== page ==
The Algonquian are one of the most populous and widespread North American native language groups. Today, thousands of individuals identify with various Algonquian peoples, historically, the peoples were prominent along the Atlantic Coast and into the interior along the St. Lawrence River and around the Great Lakes. This grouping consists of the peoples who speak Algonquian languages, before Europeans came into contact, most Algonquian settlements lived by hunting and fishing, although quite a few supplemented their diet by cultivating corn, beans and squash. The Algonquians of New England practiced a seasonal economy, the basic social unit was the village, a few hundred people related by a clan kinship structure. The people moved to locations of greatest natural food supply, often breaking into smaller units or recombining as the circumstances required and this custom resulted in a certain degree of cross-tribal mobility, especially in troubled times. In warm weather, they constructed light wigwams for portability, wigwams are a type of hut which usually had buckskin doors. In the winter, they erected the more substantial long houses and they cached food supplies in more permanent, semi-subterranean structures. In the spring, when the fish were spawning, they left the camps to build villages at coastal locations. In March, they caught smelt in nets and weirs, moving about in birchbark canoes, in April, they netted alewife, sturgeon and salmon. In May, they caught cod with hook and line in the ocean, putting out to sea, the men hunted whales, porpoises, walruses and seals. The women and children gathered scallops, mussels, clams and crabs, from April through October, natives hunted migratory birds and their eggs, Canada geese, brant, mourning doves and others. In July and August they gathered strawberries, raspberries, blueberries, in September, they split into small groups and moved up the streams to the forest. There, the men hunted beaver, caribou, moose and white-tailed deer, in December, when the snows began, the people created larger winter camps in sheltered locations, where they built or reconstructed long houses. February and March were lean times, the tribes in southern New England and other northern latitudes had to rely on cached food. Northerners developed a practice of going hungry for days at a time. Historians hypothesize that this kept the population down, according to Liebigs law. The northerners were food gatherers only, the southern Algonquians of New England relied predominantly on slash-and-burn agriculture. They cleared fields by burning for one or two years of cultivation, after which the moved to another location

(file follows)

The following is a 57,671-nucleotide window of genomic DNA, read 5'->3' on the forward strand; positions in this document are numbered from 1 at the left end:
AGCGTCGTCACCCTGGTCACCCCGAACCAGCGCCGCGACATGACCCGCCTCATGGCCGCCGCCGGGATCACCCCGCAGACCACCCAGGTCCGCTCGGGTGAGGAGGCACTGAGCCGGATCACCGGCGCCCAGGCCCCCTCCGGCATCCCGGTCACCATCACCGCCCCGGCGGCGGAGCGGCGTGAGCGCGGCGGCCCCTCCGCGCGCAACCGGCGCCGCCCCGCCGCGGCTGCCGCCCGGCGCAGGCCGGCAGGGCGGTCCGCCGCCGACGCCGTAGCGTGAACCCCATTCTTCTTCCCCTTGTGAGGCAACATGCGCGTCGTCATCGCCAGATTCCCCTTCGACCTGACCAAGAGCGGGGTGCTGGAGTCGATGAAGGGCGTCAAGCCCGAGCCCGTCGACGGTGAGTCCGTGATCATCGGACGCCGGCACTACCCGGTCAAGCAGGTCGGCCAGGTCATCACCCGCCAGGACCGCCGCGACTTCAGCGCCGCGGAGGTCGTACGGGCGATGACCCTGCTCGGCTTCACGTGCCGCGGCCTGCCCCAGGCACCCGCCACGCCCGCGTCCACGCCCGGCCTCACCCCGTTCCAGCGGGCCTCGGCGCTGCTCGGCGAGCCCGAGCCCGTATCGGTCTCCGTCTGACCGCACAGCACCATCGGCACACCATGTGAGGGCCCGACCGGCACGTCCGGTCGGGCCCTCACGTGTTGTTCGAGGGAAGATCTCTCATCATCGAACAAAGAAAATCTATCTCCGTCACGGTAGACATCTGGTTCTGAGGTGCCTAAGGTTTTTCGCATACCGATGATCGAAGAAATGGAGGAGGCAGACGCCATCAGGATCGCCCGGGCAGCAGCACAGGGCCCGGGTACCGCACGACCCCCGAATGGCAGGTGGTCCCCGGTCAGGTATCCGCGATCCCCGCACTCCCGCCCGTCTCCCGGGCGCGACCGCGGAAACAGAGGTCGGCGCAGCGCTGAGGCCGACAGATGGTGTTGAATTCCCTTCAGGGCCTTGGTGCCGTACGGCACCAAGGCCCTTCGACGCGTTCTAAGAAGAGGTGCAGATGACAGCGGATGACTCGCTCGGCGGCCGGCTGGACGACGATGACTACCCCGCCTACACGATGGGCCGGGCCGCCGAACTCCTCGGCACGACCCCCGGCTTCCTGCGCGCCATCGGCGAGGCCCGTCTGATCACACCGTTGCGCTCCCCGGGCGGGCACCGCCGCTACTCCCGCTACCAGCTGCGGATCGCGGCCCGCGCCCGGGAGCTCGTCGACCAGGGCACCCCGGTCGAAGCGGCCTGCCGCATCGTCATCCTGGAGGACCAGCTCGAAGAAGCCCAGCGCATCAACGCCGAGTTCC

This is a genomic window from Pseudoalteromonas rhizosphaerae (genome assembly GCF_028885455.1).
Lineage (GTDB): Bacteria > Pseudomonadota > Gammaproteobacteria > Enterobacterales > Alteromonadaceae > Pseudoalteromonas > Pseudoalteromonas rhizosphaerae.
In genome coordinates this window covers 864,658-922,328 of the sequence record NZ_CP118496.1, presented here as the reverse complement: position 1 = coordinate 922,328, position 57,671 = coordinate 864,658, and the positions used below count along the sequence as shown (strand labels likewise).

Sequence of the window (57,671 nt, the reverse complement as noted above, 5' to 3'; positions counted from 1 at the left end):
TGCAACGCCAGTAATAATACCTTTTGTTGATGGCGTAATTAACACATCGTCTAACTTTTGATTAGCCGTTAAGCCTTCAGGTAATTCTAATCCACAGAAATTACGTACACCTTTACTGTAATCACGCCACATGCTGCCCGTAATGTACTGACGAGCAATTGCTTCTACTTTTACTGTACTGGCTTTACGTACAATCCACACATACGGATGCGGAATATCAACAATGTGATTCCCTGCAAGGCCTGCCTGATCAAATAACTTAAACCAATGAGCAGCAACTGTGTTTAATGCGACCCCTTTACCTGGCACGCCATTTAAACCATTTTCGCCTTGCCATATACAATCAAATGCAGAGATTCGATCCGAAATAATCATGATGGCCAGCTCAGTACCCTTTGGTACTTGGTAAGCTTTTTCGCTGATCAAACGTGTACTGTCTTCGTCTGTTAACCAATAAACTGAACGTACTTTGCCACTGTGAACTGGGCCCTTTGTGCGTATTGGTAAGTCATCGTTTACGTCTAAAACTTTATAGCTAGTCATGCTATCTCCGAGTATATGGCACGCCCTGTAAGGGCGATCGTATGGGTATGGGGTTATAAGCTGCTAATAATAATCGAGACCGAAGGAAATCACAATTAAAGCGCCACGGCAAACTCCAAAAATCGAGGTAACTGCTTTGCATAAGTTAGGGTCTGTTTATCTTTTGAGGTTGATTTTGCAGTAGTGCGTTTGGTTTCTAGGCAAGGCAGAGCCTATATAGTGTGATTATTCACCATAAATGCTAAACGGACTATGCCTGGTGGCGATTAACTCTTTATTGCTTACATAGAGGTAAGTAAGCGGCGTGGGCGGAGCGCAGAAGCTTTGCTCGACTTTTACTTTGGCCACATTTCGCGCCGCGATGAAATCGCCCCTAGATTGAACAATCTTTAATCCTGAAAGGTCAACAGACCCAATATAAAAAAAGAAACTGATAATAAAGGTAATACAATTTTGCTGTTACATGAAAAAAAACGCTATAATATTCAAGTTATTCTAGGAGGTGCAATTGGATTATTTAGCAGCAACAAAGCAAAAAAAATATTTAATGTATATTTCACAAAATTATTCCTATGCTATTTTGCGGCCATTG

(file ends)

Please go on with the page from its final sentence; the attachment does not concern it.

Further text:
Pre-contact distribution of Algonquian languages
Algonquian couple, 18th-century
A 16th-century sketch of the Algonquian village of Pomeiock.